How I Fared My First Art Fair - AN ARTSY JOURNEY #1
It was like stepping out of a time machine. Instantly I was whisked back twenty-six years ago - all because of a watercolor brought into the shop for framing . . . with a very distinct signature.
My mind raced back to another place, another time. Back to 1987. I was once again in my subcompact Chevy Chevette jammed-packed for my first art fair of watercolor paintings.
It was seven o’clock on Saturday morning in August. It was already terribly hot and humid. The rising sun had turned the non-airconditioned Chevette into an oven on wheels. I had just finished working the night shift at the hospital as a registered nurse and it would end up being the easy part of my day.
I circled around the grassy park looking for spot No. 89. Number 87, 88 ... as I approached 89, dismay washed over me as I discovered I had been assigned the cement entrance rather than a lawn spot. Suddenly the tent stakes I packed for securing the tall display to the ground were useless. But without anchoring the lightweight frame one gust of wind and the display would be spinning in mid-air like Dorothy’s house in Kansas. I had to do something. So I turned around the baking Chevette and headed to the hardware store and lugged back four cement cinder blocks to use as weights.
With the tall display racks set up, the cement space was a bit cramped. I decided the lush grassy space alongside would be perfect for the bin that would hold shrink-wrapped art prints. The ground felt a bit damp probably due to an early morning mist from the sprinkler system, but I thought no problem. I unfolded the metal legs, wrestled the heavy wood box onto the legs, and then piled in the prints. The weight quickly sunk the display into the sodden grassy soil. The art was eye level for a four-year-old. But there was no time to ponder adjustments as the fair director strutted up to me armed with a clipboard an inch-thick with papers.
“Juried entry form and sales tax permit, please,” she said.
I rifled through my make-shift office: a Tupperware container of pens, a receipt book, stapler, tape measure, and other items. I pulled out the tax permit. “I must have left the entry form at home,” I said, checking my pockets to find only rubber bands.
“No form. No show,” she announced. Her squinty eyes dug deep into mine. Her jaw set tight into a stubborn line.
Moments passed as I stood frozen under her heated gaze. My heart hammered in my chest as I remembered the hours it took to fill out the lengthy entry form and photograph my artwork all in hopes for a coveted spot in this juried show.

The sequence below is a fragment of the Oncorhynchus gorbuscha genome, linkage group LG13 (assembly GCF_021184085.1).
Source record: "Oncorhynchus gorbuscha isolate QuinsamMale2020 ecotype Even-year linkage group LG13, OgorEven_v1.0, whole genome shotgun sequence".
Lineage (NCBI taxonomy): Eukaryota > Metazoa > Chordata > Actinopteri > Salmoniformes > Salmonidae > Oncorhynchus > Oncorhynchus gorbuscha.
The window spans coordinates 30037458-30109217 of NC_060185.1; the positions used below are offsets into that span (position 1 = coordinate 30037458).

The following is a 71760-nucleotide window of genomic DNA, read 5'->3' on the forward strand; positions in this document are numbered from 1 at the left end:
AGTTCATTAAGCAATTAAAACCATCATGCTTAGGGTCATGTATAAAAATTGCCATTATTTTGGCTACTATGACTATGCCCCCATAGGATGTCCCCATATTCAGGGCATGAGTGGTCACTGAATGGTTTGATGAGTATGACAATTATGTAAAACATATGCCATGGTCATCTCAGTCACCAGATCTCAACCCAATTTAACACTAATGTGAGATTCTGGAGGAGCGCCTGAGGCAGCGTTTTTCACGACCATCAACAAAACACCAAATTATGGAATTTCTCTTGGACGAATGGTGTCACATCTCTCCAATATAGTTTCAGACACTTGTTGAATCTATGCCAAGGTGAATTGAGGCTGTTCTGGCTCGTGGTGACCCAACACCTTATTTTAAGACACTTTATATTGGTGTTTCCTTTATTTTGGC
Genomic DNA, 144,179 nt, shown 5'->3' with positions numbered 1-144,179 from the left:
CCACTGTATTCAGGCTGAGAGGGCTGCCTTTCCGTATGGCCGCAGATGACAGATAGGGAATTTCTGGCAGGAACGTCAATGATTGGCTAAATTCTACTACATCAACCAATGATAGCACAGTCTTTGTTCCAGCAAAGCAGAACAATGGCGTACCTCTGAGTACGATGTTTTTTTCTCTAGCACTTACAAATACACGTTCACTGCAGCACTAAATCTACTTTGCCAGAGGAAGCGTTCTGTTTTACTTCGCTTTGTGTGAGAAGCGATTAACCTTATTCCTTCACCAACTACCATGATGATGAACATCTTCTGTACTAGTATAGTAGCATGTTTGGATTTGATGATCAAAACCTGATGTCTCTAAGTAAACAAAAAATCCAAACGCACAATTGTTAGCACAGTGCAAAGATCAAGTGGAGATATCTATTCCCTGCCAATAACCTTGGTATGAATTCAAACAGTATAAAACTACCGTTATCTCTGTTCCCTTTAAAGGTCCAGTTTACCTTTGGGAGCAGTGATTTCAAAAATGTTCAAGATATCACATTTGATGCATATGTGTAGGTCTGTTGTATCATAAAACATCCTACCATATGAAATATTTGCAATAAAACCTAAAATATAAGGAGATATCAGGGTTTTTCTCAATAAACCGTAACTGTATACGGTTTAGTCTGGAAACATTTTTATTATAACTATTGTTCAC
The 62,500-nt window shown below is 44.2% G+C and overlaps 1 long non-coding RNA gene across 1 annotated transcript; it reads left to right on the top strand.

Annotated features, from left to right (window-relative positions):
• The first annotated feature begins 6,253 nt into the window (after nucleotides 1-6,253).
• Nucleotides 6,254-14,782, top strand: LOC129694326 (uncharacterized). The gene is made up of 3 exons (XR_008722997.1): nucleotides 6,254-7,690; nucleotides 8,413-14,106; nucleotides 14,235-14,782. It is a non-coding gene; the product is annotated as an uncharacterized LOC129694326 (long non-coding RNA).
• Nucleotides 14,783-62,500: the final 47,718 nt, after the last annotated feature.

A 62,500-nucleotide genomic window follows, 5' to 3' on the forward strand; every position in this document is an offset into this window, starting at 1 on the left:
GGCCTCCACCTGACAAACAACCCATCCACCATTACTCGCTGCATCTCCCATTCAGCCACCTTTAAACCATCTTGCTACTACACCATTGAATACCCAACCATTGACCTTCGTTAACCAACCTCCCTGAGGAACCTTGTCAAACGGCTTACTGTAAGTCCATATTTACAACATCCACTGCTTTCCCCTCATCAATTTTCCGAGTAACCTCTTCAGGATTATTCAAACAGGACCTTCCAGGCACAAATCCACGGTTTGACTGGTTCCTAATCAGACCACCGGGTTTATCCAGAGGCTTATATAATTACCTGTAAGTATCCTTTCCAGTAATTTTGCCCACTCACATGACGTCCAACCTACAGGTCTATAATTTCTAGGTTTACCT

I drew in a deep breath and sweetly asked, “Perhaps you have a copy of the congratulatory certificate I received from you.”
“Yes, it is an honor to be in our show,” she beamed.
Her comment seemed like a ray of hope. I gave her my best smile and asked, “Could you check your clip board? Maybe a copy would work just this one time?”
Her eyes scanned my booth. “I’ll make an exception this time.”
I let out a breath that I didn’t realize I was holding.
Needless to say I was glad to see her turn on her heel and leave.
I checked my watch. It was time for the show to begin. There was a churning feeling in the depth of my stomach. I had been dabbling in adult education watercolor painting classes for more than a year, elated with the challenge of learning something new, captivated by the complexity and independent nature of the watercolor media. But, now, standing among a sea of other art, I wondered if anyone would buy one of my paintings? Up until that moment, I had only given my art away to friends, like the barn painting, now brought into the gallery years later.
It turned out, on that sweltering hot day in August of '87, people did purchase my paintings.
At first I was driven by the challenge to learn more about the watercolor media. Quickly, I discovered the illusive watercolor washes had tenacity, and a mind of their own. Now, years later, I realize the paints are a bit like me! You see, I did leave the medical profession and entered the world of art. More recently, I've been writing junior fiction. My career path has been a journey filled with many challenges, and like in most all of our lives, there are new ones every day. Tenacity has kept me moving forward, learning to face daily challenges head-on, making the best choice I can with the information I have at the time.But dealing with those consequences is the best part because it's the place where life happens!